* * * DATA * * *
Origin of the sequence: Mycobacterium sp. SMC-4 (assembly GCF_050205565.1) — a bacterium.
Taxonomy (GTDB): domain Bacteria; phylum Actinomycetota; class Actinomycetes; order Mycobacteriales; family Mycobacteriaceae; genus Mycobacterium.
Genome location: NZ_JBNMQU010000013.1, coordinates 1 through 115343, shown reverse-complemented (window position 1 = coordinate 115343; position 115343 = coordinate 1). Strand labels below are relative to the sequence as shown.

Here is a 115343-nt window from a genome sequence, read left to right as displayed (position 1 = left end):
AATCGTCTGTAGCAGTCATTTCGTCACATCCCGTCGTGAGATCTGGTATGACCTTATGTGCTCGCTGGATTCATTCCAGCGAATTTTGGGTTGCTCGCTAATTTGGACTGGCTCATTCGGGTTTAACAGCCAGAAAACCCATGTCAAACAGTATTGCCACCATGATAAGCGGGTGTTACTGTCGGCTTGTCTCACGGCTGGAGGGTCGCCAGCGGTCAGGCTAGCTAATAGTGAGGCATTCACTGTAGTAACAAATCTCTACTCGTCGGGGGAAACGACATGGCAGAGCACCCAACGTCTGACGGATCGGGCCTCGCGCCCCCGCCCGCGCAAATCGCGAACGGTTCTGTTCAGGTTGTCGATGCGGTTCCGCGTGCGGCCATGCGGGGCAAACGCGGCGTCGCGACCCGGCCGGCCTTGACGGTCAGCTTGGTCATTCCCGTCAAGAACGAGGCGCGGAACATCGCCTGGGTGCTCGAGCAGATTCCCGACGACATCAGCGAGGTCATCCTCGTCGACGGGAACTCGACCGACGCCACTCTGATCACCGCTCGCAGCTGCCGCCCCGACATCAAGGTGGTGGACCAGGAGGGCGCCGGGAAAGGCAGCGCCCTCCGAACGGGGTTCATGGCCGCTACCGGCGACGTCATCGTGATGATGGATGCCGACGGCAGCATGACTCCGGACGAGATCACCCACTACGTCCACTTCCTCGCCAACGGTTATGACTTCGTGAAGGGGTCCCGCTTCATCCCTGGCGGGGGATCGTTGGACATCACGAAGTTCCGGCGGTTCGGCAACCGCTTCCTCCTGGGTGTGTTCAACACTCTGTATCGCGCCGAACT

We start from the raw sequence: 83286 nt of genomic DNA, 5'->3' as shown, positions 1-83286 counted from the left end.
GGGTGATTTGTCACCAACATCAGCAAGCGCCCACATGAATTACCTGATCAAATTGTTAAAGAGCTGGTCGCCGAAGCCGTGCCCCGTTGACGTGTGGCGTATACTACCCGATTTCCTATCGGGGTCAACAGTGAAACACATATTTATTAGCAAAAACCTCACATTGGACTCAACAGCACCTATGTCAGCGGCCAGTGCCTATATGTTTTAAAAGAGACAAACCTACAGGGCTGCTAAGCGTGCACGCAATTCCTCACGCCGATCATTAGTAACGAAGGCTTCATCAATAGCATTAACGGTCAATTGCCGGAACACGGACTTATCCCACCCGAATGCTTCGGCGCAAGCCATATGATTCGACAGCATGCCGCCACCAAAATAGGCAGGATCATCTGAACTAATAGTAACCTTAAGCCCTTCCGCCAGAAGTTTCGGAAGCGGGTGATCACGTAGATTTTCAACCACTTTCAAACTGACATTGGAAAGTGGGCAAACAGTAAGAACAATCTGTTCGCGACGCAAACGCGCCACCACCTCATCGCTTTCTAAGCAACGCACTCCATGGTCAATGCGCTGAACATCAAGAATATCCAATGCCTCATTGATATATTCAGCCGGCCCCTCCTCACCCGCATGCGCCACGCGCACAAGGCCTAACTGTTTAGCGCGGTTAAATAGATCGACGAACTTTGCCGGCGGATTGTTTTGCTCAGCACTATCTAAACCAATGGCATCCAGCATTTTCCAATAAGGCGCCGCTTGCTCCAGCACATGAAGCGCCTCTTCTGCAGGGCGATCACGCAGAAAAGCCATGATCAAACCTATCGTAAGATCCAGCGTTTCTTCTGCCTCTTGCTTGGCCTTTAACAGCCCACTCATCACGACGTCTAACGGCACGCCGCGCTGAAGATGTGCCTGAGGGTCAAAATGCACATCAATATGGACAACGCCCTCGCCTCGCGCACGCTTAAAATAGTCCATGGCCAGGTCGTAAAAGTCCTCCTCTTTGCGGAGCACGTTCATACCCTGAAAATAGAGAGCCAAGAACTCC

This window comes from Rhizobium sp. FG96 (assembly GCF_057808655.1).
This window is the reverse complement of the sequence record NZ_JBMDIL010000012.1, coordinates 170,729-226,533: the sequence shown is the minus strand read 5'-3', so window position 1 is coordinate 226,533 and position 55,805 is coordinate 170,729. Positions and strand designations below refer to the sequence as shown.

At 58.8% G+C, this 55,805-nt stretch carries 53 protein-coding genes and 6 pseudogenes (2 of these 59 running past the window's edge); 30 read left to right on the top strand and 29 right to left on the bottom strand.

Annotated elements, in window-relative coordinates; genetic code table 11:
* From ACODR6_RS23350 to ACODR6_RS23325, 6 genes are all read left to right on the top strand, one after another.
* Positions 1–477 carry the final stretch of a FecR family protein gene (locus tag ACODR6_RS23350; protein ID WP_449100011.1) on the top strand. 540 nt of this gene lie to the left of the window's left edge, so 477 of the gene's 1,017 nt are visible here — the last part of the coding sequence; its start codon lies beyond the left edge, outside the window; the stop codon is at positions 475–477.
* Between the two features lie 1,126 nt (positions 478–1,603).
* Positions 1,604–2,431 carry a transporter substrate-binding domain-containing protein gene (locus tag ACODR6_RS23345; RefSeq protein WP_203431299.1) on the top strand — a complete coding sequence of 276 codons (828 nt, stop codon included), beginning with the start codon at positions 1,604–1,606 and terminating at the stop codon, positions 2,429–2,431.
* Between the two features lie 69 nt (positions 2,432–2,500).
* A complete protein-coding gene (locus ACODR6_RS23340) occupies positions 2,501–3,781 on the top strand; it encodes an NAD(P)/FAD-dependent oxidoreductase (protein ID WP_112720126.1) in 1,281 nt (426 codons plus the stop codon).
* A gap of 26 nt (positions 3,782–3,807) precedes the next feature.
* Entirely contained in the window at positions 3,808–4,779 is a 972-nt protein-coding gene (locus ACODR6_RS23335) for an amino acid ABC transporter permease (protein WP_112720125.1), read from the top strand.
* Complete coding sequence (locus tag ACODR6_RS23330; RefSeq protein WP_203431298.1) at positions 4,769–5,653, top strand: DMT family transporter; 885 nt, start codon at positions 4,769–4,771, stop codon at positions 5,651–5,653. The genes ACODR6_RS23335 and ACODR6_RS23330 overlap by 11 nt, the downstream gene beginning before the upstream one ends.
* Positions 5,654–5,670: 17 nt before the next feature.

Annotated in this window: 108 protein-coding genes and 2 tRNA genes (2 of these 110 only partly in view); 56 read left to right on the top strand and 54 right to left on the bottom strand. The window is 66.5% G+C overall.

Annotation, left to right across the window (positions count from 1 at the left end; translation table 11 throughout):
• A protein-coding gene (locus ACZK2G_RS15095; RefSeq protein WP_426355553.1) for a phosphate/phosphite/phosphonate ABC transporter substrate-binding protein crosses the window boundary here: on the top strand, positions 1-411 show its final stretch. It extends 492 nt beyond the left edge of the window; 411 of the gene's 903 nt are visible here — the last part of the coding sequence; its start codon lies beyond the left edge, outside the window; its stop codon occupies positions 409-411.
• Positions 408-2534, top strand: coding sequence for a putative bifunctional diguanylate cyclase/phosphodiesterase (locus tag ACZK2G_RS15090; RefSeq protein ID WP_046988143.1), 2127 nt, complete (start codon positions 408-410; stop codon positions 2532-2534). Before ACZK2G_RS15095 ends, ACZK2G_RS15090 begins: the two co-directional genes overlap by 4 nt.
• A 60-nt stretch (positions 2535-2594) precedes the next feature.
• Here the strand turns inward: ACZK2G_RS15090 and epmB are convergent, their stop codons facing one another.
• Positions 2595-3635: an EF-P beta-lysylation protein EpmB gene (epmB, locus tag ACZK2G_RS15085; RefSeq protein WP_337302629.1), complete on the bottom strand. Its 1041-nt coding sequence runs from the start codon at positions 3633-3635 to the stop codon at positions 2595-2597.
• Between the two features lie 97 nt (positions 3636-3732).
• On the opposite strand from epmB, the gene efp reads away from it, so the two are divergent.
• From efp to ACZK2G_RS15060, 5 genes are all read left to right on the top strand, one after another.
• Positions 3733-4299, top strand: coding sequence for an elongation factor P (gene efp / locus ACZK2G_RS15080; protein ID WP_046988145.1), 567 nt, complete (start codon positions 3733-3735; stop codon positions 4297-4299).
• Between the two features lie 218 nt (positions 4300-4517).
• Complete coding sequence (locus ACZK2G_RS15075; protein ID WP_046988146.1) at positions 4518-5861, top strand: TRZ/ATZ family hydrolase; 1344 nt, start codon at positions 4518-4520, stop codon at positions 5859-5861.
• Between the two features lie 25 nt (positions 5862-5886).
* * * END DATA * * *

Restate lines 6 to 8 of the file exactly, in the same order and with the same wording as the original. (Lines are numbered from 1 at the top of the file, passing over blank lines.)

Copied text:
We start from the raw sequence: 83286 nt of genomic DNA, 5'->3' as shown, positions 1-83286 counted from the left end.
GGGTGATTTGTCACCAACATCAGCAAGCGCCCACATGAATTACCTGATCAAATTGTTAAAGAGCTGGTCGCCGAAGCCGTGCCCCGTTGACGTGTGGCGTATACTACCCGATTTCCTATCGGGGTCAACAGTGAAACACATATTTATTAGCAAAAACCTCACATTGGACTCAACAGCACCTATGTCAGCGGCCAGTGCCTATATGTTTTAAAAGAGACAAACCTACAGGGCTGCTAAGCGTGCACGCAATTCCTCACGCCGATCATTAGTAACGAAGGCTTCATCAATAGCATTAACGGTCAATTGCCGGAACACGGACTTATCCCACCCGAATGCTTCGGCGCAAGCCATATGATTCGACAGCATGCCGCCACCAAAATAGGCAGGATCATCTGAACTAATAGTAACCTTAAGCCCTTCCGCCAGAAGTTTCGGAAGCGGGTGATCACGTAGATTTTCAACCACTTTCAAACTGACATTGGAAAGTGGGCAAACAGTAAGAACAATCTGTTCGCGACGCAAACGCGCCACCACCTCATCGCTTTCTAAGCAACGCACTCCATGGTCAATGCGCTGAACATCAAGAATATCCAATGCCTCATTGATATATTCAGCCGGCCCCTCCTCACCCGCATGCGCCACGCGCACAAGGCCTAACTGTTTAGCGCGGTTAAATAGATCGACGAACTTTGCCGGCGGATTGTTTTGCTCAGCACTATCTAAACCAATGGCATCCAGCATTTTCCAATAAGGCGCCGCTTGCTCCAGCACATGAAGCGCCTCTTCTGCAGGGCGATCACGCAGAAAAGCCATGATCAAACCTATCGTAAGATCCAGCGTTTCTTCTGCCTCTTGCTTGGCCTTTAACAGCCCACTCATCACGACGTCTAACGGCACGCCGCGCTGAAGATGTGCCTGAGGGTCAAAATGCACATCAATATGGACAACGCCCTCGCCTCGCGCACGCTTAAAATAGTCCATGGCCAGGTCGTAAAAGTCCTCCTCTTTGCGGAGCACGTTCATACCCTGAAAATAGAGAGCCAAGAACTCC

This window comes from Rhizobium sp. FG96 (assembly GCF_057808655.1).